Oct 30 2012

I’m on vacation

I’m neither bragging nor complaining. Mostly I’m just tired. I’ve been tired for months now, due to a frenetic work schedule for the past several months, and a busy church schedule this summer.

So I’m not doing much of anything. Heather and I started vacation tired, and four days later we’re still tired. Yesterday we cleaned out the vents and did some other light cleaning, then collapsed on the couch to nap and play video games.

So hopefully by the end of our break we’ll be ready to return to work.


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Dec 13 2011

Worst. Vacation. Ever. pt. 2

Part 1 is here.

At St. Mary’s they put me on a different medicine, but my heart still wasn’t acting right, and they said they were going to have to put me under and hit me with the defibrillator to reset my heartbeat. CLEAR!

Since they had to put me under, that meant no food. It also meant no coffee. It was about lunch time now and I hadn’t had either all day. My vacation was ruined, I was starving, and I had a massive caffeine headache. I started to develop a bad attitude. On top of that the nurses came in periodically to stab me or rip some more of my arm hair or chest hair out.

Ba-bm, bum, …., BBBBM!

Later in the afternoon I had some visitors: The Bob and Bruce. Bruce had to be hospitalized for months due to a kidney tumor, a faulty heart valve, and a complication from surgery from which he literally almost died. Bob had had a heart transplant just four years before.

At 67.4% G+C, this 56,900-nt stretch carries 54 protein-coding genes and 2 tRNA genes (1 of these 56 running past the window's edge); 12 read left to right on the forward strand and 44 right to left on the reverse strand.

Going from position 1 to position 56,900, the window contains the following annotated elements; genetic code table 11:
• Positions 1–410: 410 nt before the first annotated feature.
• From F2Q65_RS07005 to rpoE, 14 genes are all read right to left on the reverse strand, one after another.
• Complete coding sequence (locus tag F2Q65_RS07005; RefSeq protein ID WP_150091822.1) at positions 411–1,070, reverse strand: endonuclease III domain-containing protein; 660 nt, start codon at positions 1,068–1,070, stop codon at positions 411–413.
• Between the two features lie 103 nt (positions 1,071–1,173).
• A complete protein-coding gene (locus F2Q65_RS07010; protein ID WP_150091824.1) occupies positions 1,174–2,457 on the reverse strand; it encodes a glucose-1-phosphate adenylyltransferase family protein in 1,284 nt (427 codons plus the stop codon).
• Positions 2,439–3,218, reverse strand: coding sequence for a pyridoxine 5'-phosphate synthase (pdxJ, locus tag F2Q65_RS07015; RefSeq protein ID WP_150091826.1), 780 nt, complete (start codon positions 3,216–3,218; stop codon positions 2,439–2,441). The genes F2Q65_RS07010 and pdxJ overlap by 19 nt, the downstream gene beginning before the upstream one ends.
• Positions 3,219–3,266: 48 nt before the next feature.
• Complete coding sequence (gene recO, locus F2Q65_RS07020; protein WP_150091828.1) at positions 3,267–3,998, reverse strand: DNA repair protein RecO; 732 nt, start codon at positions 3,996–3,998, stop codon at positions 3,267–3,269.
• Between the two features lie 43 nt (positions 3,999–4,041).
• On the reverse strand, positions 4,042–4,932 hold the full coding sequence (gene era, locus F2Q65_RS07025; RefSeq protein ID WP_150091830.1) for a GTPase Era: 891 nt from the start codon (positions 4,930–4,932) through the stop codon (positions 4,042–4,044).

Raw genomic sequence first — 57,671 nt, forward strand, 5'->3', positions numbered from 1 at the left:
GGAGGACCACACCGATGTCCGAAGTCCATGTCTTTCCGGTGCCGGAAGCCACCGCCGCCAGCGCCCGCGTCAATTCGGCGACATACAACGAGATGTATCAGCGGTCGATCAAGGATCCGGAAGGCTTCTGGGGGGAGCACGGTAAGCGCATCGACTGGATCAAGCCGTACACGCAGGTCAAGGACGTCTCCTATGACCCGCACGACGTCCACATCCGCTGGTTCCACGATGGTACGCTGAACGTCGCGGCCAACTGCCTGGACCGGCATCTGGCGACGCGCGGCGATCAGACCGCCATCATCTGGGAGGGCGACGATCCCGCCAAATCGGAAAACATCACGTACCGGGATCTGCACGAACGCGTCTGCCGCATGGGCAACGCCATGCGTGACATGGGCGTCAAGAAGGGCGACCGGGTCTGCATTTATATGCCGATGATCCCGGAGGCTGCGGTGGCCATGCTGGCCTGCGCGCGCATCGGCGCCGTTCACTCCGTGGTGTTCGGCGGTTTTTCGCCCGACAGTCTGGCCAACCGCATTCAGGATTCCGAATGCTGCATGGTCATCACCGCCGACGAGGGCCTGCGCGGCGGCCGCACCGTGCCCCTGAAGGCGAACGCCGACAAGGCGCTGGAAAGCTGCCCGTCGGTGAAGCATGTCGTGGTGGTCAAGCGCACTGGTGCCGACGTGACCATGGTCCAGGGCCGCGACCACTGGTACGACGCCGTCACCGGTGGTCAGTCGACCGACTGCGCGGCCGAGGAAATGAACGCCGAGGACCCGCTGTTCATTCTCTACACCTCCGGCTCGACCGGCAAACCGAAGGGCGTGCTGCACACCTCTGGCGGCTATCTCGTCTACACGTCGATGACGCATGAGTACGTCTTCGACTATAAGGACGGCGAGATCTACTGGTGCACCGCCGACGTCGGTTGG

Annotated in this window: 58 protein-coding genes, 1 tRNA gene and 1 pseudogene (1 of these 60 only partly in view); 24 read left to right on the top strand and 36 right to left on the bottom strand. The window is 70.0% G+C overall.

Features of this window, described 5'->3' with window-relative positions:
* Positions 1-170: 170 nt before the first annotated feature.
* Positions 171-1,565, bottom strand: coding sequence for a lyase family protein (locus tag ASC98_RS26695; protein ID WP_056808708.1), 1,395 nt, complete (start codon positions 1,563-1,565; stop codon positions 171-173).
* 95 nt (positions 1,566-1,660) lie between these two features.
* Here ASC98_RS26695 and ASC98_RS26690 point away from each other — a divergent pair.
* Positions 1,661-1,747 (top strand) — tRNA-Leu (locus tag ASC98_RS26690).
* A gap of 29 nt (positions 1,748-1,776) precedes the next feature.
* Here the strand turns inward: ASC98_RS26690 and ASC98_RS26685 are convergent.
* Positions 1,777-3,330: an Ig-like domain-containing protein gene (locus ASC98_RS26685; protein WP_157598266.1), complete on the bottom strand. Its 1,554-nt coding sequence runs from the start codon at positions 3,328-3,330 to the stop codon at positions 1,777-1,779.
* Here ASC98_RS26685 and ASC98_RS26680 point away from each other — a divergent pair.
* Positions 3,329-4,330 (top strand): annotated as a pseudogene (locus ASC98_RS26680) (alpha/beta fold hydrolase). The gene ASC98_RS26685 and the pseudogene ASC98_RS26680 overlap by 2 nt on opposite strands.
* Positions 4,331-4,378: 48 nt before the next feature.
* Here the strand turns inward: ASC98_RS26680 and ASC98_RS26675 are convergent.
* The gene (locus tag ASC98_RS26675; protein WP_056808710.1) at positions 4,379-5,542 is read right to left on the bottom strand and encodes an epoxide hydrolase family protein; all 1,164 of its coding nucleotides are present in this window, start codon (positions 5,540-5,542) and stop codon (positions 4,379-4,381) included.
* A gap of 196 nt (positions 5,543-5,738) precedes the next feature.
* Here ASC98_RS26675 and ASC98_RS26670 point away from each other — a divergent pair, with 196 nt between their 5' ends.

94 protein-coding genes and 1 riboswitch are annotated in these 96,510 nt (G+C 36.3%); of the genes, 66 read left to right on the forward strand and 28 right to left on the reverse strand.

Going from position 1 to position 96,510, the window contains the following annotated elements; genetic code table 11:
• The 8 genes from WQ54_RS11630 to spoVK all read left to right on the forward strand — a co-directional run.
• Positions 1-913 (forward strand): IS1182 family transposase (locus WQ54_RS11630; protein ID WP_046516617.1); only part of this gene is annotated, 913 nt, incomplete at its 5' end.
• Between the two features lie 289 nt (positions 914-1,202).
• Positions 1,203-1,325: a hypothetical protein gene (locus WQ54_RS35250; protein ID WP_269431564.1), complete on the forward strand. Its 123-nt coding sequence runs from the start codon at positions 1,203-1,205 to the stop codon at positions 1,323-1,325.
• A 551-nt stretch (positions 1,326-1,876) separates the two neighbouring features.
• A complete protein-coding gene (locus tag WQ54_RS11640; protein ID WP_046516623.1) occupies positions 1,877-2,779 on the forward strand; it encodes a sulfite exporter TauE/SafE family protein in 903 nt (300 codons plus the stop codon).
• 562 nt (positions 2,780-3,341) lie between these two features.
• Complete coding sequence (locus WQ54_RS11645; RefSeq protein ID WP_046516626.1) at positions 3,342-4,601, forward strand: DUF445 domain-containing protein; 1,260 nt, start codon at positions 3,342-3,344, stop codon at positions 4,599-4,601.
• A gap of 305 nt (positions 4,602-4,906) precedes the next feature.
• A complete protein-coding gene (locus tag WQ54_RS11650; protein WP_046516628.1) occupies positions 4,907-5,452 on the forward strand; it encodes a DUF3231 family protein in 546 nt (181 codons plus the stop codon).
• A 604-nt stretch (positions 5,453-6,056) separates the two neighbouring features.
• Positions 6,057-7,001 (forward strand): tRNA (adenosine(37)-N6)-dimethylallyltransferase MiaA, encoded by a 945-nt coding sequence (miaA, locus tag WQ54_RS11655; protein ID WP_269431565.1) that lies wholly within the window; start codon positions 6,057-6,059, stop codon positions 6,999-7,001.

“Do you know how you know you have a lying heart?” The Bob asked seriously.

“Um, it’s in the Bible?” I couldn’t think of the verse. Jeremiah, maybe?

“No–it’s A-FIBBER!

Bruce and The Bob exploded with laughter. Not only was I spending my vacation in the hospital and being starved and coffee-deprived and depilated–but now I had to endure puns.

“You know,” The Bob said, “You really do have a lot to be thankful for; this could have been so much worse.”

“Yep,” I said flatly. I was trying to ignore the very audible rhythmic clockwork tick of Bruce’s mechanical heart valve.

“That sounds like mental assent instead of heart acceptance.”

“Yep,” I said again. I was in a bad mood and I didn’t want someone ruining it by counting my many blessings. And don’t get me started on Bruce. Sure, we had a lot of laughs when I visited him in the hospital, but this was entirely different.

A couple hours later the medicine finally worked its magic, and my heart started beating normally. I was finally allowed some food, but no coffee.

That night was the first–and only night so far–that I have spent in the hospital as a patient. I was awakened in the middle of the night by my roommate’s bladder, and the small circus that resulted as nurses and care assistants piled in to deal with the situation. Apparently the collective noun for nurses is a clown car.

An hour later I was awakened again so another nurse could stab me in the belly with a needle.

A couple hours later, more bladdericious fun.

The next day I had more tests–and finally–some flippin’ coffee.

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Dec 10 2011

Worst. Vacation. Ever. pt. 1

“I hope you have a horrible vacation.”